So the mythology says that we are now in the kali yuga, which started a little before 3,000 B.C.—so we’ve got a long way to go to the end of it, if you’re going to take this literally. But of course, people have a way of always being in the kali yuga. We can go back to Egyptian inscriptions from 6,000 B.C., which say that the world is going hopelessly to the dogs. That’s always been the complaint. But according to this mythology there are—you have to realize the Lord, the Brahman, in three aspects. One is Brahma, the creative principle; two is Vishnu, the preserving principle; and three is Shiva, the destroying principle.


And Shiva is very important here. Shiva is always represented in Hindu imagery as a yogi. He is the destroyer in the sense of being the liberator, the cracker of shells so that chickens can come forth. The breaker-up of mothers so that their children can be un-smothered. The liberative destruction. The bonfire. That’s why devotees of Shiva like to do their meditations along the banks of the Ganges where they burn dead bodies—because through destruction, life is constantly renewed.


Shiva has a paramour, and her name is Kālī, but that is a different word than this kali (yuga); you mustn’t confuse the two. And Kālī is much worse than Shiva. She’s black, and she has a long, long tongue, and her teeth are like fangs—but she’s very beautiful… otherwise; has a lovely figure, but she’s black. And in one hand—her right hand—she carries a scimitar, and in her left she carries a severed head hanging by the hair.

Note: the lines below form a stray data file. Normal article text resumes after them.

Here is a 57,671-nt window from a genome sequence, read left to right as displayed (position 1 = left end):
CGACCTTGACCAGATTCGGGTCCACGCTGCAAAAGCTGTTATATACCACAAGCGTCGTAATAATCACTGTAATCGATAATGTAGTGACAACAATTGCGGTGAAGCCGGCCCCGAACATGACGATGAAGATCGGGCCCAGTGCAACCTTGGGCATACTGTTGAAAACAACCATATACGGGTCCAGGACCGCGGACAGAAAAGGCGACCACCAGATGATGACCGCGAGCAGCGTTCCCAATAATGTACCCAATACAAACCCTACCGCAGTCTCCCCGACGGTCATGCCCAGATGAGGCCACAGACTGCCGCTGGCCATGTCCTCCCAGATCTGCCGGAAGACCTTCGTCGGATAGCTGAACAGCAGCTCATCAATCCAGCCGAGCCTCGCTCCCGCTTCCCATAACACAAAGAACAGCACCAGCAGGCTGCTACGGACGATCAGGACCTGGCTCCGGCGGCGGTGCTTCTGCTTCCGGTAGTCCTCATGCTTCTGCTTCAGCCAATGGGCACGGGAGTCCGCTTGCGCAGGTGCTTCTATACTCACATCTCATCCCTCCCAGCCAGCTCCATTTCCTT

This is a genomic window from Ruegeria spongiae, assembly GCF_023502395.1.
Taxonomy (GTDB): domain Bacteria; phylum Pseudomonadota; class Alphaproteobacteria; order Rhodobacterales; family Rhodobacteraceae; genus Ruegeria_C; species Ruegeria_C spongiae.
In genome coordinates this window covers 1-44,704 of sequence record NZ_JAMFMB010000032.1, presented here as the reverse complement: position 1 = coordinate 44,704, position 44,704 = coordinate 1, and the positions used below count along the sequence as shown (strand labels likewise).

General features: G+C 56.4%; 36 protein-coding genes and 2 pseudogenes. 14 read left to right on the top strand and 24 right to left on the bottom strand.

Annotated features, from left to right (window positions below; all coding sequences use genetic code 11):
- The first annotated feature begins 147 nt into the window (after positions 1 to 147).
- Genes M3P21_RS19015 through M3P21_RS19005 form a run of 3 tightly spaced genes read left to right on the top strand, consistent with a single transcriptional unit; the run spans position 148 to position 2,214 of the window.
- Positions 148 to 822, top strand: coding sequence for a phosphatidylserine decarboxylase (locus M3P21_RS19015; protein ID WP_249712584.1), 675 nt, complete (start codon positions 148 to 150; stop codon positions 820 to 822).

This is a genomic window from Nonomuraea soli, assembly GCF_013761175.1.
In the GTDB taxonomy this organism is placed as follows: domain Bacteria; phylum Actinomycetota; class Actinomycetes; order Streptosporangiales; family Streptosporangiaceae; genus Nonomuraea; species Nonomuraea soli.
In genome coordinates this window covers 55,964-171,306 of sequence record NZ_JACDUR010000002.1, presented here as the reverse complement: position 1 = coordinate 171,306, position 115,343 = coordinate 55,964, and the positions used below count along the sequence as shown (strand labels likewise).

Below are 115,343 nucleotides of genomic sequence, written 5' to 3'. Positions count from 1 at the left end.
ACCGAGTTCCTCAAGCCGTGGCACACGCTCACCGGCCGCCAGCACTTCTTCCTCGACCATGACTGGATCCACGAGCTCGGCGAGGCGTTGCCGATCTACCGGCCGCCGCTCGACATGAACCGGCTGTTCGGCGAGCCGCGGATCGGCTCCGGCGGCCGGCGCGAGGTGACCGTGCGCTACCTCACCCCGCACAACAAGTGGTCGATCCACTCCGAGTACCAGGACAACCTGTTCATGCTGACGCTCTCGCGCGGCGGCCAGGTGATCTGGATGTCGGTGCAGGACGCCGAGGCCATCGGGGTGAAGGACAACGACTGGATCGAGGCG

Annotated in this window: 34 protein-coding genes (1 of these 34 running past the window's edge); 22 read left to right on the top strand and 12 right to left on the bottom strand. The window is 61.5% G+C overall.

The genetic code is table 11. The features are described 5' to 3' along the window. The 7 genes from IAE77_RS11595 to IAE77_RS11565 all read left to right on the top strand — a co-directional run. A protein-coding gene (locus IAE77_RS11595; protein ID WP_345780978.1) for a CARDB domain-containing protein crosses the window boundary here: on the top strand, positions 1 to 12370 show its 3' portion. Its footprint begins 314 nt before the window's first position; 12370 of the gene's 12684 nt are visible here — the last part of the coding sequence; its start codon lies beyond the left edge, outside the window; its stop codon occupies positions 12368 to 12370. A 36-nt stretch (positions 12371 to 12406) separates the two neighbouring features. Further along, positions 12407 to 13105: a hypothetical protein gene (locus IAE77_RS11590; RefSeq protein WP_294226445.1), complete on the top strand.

And Kālī, who is Shiva’s—you see, Shiva is normally considered wedded; all the gods have their paramours, and they’re all examples of the one central Self—she’s called Pārvatī. But that’s her bright aspect. But her dark aspect is Kālī. And Kālī is the awful awfuls. The thing about all that men most dread. Kālī is outer darkness, Kālī is the end. She may be represented as a blood-sucking octopus, as a spider-mother that eats its spouse. And Kālī is the principle of total night. And yet, there are those in India like Sri Ramakrishna, for whom Kālī is the supreme mother goddess. Because she is two-faced. She is playful and terrifying, loving and devouring, destroyer and savior. And the cult of Kālī has as its importance helping one to see the light principle in the very depth of darkness.